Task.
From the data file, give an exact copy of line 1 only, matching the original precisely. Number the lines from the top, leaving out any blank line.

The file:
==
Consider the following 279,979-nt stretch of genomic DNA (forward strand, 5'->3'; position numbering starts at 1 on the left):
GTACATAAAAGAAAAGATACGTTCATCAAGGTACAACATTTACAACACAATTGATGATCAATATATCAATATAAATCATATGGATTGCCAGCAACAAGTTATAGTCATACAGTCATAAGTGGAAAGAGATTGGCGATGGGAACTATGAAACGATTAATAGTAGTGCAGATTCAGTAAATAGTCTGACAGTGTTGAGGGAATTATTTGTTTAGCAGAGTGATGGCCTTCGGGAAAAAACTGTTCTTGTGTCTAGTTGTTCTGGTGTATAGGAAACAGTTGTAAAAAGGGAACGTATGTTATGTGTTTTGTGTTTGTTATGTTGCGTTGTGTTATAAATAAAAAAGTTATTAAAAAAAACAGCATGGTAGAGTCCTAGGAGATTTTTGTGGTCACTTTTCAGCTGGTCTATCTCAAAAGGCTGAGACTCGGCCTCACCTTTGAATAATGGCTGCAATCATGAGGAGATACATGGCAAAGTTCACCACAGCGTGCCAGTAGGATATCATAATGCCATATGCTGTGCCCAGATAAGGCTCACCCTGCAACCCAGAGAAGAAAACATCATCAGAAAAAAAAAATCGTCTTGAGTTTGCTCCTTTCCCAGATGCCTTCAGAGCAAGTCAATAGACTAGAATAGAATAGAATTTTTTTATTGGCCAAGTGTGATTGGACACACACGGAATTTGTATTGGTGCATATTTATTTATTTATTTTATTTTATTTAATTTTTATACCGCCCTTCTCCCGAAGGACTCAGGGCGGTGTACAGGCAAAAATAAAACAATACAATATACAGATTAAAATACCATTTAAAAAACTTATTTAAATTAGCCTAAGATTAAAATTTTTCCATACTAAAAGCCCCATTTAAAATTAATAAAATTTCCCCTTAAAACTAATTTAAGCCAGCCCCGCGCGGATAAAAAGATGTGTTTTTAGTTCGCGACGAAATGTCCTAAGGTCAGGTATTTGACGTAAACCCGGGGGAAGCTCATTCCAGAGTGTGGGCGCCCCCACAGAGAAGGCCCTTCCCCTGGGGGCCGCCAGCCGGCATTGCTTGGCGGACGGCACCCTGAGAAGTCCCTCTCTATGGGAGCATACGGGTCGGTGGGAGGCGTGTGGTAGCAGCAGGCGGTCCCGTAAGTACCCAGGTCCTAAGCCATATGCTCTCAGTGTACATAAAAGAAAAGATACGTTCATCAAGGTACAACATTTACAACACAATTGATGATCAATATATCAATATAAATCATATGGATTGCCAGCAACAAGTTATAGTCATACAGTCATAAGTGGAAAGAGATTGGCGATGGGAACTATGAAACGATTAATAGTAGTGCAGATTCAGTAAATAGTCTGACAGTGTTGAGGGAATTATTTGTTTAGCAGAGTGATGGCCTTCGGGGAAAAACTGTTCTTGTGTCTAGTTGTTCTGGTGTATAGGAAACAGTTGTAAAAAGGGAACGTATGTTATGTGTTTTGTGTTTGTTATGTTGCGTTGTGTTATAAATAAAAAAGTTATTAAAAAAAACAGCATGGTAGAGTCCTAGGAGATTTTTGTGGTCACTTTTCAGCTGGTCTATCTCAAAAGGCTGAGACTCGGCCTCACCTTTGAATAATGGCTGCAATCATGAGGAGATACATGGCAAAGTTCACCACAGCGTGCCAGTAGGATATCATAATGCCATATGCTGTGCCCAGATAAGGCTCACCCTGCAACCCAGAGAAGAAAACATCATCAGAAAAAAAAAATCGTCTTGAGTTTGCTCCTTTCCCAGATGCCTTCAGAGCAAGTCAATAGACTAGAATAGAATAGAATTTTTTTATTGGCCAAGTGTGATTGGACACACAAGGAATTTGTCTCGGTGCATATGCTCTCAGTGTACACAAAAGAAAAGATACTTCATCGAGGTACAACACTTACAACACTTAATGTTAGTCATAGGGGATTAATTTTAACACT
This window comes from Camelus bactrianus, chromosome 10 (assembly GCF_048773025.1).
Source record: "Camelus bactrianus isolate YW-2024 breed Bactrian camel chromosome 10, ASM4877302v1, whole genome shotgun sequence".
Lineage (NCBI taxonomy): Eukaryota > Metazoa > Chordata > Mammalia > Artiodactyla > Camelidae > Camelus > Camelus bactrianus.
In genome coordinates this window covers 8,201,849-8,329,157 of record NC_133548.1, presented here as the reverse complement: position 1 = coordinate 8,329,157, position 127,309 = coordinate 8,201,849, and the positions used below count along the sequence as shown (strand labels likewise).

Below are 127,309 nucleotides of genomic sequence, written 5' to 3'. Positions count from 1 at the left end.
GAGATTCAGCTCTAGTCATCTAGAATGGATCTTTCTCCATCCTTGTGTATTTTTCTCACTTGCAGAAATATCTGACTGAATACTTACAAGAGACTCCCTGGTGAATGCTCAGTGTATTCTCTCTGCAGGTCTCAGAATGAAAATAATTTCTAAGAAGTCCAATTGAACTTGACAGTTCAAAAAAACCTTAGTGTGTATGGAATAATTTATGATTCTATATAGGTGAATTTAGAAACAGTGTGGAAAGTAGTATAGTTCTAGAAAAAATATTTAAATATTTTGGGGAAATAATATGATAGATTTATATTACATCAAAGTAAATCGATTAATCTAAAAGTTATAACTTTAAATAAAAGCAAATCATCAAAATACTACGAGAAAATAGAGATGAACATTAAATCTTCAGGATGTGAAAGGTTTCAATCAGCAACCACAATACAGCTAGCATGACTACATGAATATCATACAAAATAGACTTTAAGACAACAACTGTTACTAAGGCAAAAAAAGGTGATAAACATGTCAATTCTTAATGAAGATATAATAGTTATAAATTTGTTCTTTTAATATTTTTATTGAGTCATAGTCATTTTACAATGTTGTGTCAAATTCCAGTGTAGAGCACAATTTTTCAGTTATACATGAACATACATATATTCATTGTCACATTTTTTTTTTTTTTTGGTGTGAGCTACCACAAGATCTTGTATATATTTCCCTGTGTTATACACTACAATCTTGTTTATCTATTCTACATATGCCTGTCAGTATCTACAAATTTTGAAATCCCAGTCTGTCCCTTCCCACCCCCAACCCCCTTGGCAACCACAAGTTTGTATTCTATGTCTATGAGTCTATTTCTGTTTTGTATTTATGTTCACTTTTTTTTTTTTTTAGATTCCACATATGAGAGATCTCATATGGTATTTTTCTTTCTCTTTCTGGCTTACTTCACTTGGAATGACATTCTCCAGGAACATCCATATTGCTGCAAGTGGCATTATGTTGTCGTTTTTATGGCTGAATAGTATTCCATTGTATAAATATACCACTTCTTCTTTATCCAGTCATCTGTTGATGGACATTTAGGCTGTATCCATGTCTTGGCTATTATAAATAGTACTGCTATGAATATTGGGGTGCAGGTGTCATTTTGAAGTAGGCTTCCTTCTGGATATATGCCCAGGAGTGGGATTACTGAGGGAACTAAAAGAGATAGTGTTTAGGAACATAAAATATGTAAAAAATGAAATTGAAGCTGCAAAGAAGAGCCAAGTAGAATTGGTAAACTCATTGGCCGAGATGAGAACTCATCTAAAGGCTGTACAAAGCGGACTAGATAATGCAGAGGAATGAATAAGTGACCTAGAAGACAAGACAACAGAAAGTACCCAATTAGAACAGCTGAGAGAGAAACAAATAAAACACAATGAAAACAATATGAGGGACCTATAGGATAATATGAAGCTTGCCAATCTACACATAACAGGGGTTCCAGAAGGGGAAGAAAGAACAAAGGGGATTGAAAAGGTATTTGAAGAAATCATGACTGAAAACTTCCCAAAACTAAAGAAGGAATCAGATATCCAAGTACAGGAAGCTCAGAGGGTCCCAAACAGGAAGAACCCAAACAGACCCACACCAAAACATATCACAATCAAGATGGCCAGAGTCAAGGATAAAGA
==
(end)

Consider the following 279,979-nt stretch of genomic DNA (forward strand, 5'->3'; position numbering starts at 1 on the left):